On Saturday I marched through London supporting the TUC’s call for a change in economic policy. I met someone I hadn’t seen for twenty years or so. I mentioned that I still lived in Beeston and his face grew grim “How is Beeston these days?” he asked. I reported that we’d had a good decade (do we call them the “noughties”?), but I was bracing myself for a decline back to the awful eighties and nineties. That was the time when too many people didn’t have enough to do, or enough money to get by.
This led to drug use, house and car crime, increased fear and isolation and degradation of the environment – all the things we gradually improved during the noughties.
On Monday I was at a meeting of the JESS Cluster – fifteen schools in Holbeck, Beeston Hill, Hunslet and Belle Isle. The cluster looks at how children’s services are delivered, both educational services and social services. I heard that 800 children had been referred to Social Care (Social Services, as was) in the last six months. That’s one of the highest figures in the city.
I watched New Tricks that evening. There was the old boy network at work – these people knew each other at public school, Oxbridge, Sandhurst. Now they are running the police and MI5 and making inconvenient people and crime scenes disappear.
I also caught David Attenborough on a programme about Grammar Schools. As a sixth former in Leicester during the war he had helped out in schools in poorer parts of the city. When he got to Oxford, the chap in the room next door had been to Eton. Attenborough said he felt sorry for this old Etonian – he’d had a sheltered upbringing and knew so little of life. Of course what he did know was privilege, he had an expectation to get what he wanted.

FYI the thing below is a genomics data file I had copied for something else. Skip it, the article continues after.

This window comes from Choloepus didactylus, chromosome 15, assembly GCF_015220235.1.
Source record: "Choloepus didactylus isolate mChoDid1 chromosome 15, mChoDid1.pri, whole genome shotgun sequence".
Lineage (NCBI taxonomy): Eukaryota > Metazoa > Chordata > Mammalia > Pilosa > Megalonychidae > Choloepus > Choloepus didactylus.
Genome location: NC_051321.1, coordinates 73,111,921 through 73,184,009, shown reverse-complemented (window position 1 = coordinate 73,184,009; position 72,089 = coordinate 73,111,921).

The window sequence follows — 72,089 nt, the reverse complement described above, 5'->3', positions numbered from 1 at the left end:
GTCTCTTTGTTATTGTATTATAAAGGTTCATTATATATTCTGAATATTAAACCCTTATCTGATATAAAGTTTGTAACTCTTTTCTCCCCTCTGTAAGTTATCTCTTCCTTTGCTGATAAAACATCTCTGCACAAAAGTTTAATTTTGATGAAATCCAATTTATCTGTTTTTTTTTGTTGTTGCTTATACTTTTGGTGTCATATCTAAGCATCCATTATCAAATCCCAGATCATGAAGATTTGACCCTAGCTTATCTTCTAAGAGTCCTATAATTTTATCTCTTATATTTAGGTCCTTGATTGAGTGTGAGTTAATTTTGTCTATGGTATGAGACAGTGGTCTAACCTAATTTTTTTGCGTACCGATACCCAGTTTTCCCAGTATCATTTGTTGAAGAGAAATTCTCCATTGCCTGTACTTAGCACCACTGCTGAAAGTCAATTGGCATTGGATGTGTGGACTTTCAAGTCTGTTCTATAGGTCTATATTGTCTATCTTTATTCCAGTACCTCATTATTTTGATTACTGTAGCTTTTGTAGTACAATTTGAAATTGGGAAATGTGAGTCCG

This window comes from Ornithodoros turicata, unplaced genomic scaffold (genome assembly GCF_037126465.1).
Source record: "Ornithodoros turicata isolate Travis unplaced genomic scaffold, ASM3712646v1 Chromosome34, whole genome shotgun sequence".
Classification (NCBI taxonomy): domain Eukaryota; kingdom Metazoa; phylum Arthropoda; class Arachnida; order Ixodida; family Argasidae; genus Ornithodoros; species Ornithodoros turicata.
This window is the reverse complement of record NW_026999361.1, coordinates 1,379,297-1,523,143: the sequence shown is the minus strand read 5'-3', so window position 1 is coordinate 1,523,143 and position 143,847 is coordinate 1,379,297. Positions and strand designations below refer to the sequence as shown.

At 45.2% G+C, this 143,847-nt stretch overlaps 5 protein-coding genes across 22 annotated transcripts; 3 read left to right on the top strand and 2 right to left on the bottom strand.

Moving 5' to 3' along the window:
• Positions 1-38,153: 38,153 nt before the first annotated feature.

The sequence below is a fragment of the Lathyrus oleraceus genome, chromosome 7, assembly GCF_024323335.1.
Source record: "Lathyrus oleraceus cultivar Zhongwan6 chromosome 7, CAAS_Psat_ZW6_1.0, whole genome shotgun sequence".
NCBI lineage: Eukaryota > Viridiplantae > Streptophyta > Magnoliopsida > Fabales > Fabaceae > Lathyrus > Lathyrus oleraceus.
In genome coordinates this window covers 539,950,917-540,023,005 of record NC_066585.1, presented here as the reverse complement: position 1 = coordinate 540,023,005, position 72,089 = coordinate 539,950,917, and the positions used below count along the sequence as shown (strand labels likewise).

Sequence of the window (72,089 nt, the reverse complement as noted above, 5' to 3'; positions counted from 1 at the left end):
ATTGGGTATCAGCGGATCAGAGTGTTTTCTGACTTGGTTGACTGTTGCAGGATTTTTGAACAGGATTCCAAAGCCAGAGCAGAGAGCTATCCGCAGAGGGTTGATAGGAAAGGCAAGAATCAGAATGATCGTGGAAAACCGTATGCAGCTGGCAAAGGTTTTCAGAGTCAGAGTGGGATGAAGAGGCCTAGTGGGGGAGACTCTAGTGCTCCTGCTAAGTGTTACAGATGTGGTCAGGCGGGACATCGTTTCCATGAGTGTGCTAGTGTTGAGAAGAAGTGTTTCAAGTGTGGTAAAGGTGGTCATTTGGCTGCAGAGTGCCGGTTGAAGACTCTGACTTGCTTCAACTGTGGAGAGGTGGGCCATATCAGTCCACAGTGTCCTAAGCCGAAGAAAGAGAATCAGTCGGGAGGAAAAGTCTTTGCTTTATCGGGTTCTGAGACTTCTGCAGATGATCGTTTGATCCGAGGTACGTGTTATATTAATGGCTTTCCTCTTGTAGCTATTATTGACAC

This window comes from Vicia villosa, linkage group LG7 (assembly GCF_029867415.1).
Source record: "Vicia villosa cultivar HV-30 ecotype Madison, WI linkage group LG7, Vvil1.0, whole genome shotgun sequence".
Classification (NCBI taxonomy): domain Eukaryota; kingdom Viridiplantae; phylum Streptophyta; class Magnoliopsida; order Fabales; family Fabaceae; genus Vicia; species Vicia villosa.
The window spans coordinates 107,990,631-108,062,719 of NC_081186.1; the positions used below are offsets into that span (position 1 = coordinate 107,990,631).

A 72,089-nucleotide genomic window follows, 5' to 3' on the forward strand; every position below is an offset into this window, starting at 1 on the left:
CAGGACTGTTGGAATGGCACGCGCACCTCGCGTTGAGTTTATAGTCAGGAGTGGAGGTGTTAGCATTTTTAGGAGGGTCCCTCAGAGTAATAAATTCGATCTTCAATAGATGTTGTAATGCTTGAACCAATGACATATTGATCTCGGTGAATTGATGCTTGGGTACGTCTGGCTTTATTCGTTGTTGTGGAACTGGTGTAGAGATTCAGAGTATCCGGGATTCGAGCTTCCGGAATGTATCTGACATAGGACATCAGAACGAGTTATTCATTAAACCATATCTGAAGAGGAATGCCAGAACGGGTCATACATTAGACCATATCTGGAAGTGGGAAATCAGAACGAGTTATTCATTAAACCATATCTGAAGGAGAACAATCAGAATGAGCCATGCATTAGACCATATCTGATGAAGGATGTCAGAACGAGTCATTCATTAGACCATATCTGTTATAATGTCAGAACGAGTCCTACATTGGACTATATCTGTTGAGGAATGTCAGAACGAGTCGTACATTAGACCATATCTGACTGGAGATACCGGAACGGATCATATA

The wartime generation was radicalised. They lived much closer to death of course, but there was some very interesting social mixing going on too. Within the forces and also as a result of the evacuation of children from the cities. People found out about and had to face up to the different lives people from different classes lived. That radicalisation – an understanding for the need for social solidarity – brought in the Welfare State. Not just benefits, but the NHS and legal aid and much more.
I’m not a Labour supporter, although I usually end up voting for them as the best on offer. However, there is a clear difference between Cameron’s schooling at Eton and Ed Milliband’s experience at Haverstock comprehensive (or Hilary Benn’s at Holland Park, or mine at Pimlico for that matter). Our current government are just completely out of touch – they have no clue how people in South Leeds live. They don’t understand the implications of their cuts to public services and they don’t appear to care.
We need social solidarity today – making sure everyone in society is looked after – and not just to make South Leeds a better place to live.
There is a fascinating book called The Spirit Level. The authors measured the difference in incomes between rich and poor in countries around the world. Then they compared that to a whole range of things: the murder rate, infant mortality, incidence of mental health problems. Whatever they measured they found the same result – things are better in fairer societies. And not just for the poor, all sections, even the rich, had better lives.
Back to “Fear and Loathing”. The government wants a “small state” without understanding what that means for ordinary people. This week I found out that it means the council can only provide two social work teams instead of three (or four) to meet the needs of the 800 children and their families that have been referred in the last six months.
I fear what will happen in our community in the coming years. I fear for those children, for the under twenty fives who can’t get Housing Benefits, for the job seekers barred from benefits for three years for not taking a sweatshop job, for the disabled people told they are fit for work. The list goes on.
And I loathe this government, because they have such contempt for plebs like you and me.
I apologise if you found this column too political this week. Well, actually I don’t. I’m afraid that’s my view from South of the River. Jeremy Morton will be back next week. You can follow him on Twitter @BeestonJeremy.